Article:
El Nino and La Nina

El Niño and La Niña are parts of an oscillation in the ocean-atmosphere system (called the El Niño Southern Oscillation, or ENSO cycle) that can impact weather and climate conditions across the globe. El Niño features warmer-than-average temperatures in the waters of the equatorial Pacific Ocean, while La Niña features colder-than-average waters. Read our stories below on the latest ENSO conditions and research into how the cycle affects global weather patterns.
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El Niño Brings Wet Summer to Plains; Western Drought Continues
May 21st, 2015
The West can expect its warm and dry weather to continue through the summer, while the central Plains will be relatively cool and wet.
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El Niño Can Predict Tornado Season's Severity
Rope Tornado
March 16th, 2015
This year's El Niño may deliver a quiet tornado season.
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La Niña Events May Spike with Climate Change
A satellite image reveals cooler ocean waters near the equator in the Pacific.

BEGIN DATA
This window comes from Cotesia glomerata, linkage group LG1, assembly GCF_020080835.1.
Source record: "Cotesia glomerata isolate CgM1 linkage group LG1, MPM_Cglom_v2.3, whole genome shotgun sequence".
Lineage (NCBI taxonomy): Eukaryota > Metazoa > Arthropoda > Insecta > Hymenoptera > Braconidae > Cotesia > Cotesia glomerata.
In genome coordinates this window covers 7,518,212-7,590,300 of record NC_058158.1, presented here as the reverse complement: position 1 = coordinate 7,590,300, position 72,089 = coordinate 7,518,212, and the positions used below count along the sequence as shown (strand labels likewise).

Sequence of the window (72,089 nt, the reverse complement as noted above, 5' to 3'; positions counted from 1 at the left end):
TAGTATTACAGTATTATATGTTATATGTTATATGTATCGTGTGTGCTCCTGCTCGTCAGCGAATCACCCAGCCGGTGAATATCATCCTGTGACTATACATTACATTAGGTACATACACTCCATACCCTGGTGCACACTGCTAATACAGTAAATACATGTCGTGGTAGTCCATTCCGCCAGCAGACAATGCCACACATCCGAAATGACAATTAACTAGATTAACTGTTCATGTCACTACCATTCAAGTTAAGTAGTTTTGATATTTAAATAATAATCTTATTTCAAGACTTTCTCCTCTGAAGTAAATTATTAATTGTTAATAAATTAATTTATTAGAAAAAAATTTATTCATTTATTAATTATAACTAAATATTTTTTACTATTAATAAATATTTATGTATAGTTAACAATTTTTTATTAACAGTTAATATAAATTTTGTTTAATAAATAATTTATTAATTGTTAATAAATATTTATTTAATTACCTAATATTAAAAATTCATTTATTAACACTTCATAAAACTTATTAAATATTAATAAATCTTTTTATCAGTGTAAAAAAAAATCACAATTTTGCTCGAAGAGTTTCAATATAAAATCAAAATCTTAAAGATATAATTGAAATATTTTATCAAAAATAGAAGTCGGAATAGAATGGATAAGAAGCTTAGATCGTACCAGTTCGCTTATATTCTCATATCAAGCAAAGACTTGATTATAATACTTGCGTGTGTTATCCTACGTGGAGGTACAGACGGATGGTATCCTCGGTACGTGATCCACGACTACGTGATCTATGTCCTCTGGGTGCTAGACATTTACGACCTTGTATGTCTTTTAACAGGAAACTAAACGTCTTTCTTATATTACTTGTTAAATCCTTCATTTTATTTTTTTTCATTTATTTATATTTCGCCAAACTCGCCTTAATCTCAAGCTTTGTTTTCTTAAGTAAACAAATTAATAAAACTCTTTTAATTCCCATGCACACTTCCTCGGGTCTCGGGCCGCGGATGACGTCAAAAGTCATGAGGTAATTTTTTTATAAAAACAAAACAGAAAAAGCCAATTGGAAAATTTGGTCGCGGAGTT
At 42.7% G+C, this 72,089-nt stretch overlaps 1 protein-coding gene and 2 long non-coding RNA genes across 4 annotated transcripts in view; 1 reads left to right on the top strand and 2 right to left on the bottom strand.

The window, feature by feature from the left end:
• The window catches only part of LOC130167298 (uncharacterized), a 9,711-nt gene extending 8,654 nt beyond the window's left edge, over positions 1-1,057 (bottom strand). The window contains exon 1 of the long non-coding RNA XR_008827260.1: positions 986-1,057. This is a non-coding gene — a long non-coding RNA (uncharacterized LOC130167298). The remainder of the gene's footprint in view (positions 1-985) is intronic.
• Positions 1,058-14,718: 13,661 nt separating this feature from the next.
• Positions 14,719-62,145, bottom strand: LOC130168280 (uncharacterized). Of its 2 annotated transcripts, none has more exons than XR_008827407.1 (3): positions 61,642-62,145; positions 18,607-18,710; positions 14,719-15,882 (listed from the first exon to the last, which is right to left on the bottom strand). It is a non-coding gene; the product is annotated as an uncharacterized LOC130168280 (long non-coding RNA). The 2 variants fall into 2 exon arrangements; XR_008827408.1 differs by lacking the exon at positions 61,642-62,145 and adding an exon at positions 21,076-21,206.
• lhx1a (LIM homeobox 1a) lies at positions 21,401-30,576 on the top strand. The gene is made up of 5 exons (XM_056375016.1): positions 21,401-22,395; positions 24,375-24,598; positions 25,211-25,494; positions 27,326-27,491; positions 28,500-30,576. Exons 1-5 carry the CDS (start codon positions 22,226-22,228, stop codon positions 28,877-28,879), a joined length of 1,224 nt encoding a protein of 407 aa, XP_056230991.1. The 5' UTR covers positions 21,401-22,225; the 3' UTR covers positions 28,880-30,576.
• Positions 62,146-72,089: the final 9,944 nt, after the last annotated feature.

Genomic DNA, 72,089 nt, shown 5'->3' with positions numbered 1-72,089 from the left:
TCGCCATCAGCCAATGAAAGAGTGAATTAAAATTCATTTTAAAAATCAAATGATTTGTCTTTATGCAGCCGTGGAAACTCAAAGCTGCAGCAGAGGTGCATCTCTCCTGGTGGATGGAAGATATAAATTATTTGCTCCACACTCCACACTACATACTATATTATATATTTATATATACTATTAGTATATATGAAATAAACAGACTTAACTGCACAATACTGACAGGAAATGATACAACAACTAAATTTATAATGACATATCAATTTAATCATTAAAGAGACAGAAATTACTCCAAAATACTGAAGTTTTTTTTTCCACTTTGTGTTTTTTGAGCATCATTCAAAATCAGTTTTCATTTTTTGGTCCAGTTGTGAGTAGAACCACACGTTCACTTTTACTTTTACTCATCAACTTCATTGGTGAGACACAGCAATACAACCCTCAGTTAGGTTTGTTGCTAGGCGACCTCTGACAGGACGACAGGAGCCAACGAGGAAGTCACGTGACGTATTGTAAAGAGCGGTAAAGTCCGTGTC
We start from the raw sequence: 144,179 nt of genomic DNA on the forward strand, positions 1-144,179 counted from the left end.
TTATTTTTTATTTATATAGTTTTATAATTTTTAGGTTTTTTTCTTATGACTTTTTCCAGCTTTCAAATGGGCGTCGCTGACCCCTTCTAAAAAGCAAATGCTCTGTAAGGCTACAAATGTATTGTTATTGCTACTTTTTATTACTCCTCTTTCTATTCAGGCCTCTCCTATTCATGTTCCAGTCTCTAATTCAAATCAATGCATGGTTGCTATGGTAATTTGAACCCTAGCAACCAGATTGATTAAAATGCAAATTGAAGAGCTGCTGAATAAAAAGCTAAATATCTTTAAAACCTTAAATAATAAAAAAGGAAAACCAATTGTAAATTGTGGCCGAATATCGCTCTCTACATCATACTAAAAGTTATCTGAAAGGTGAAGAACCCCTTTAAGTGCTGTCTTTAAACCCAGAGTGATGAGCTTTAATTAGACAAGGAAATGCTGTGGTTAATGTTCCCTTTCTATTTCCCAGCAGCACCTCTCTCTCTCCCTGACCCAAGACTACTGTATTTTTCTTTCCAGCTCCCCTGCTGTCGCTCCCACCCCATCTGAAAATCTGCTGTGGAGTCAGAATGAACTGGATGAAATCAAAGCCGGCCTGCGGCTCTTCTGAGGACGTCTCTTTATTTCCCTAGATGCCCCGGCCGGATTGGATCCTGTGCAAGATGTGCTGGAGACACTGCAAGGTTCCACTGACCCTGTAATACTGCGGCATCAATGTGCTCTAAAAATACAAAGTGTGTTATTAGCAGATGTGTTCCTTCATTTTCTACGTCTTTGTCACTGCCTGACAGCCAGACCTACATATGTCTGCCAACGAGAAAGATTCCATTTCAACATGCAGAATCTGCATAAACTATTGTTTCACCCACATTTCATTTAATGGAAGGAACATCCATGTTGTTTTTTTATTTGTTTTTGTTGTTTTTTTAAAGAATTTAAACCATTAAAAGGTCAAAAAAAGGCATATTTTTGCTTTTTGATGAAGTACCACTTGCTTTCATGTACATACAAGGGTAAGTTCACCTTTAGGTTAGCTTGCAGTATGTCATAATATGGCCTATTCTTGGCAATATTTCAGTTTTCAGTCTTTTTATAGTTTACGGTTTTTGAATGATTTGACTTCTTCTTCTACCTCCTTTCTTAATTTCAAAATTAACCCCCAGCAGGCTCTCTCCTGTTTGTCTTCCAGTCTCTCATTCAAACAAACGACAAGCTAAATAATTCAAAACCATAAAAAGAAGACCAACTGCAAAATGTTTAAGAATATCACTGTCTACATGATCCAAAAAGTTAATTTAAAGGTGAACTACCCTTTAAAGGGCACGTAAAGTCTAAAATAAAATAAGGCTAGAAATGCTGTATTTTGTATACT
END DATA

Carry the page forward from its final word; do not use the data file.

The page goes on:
January 26th, 2015
The weird weather phenomenon known as La Niña could occur nearly twice as often in the future as it does now, due to global warming, researchers say in a new study.
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2015 Already Setting Heat Records
global temperature
April 17th, 2015
The first three months of 2015 set new global heat records.
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After Much Ado, El Niño Officially Declared
warm Episode relationships map - summer, la nina, el nino
March 5th, 2015
A weak El Nino has finally emerged a year after its first signs of forming, but weather impacts will be muted.
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Odds of El Niño Fall to 58 Percent
November 6th, 2014
El Niño conditions continue to sputter in the tropical Pacific Ocean, pushing back the odds of even a weak El Niño emerging this winter, forecasters said today (Nov. 6).
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'Warm Blob' in Pacific Ocean to Blame for Wonky US Weather
warm blob image plot
April 10th, 2015
A warm blob of water squished into a patch in the Pacific Ocean may be to blame for the weird weather the United States has experienced this year.
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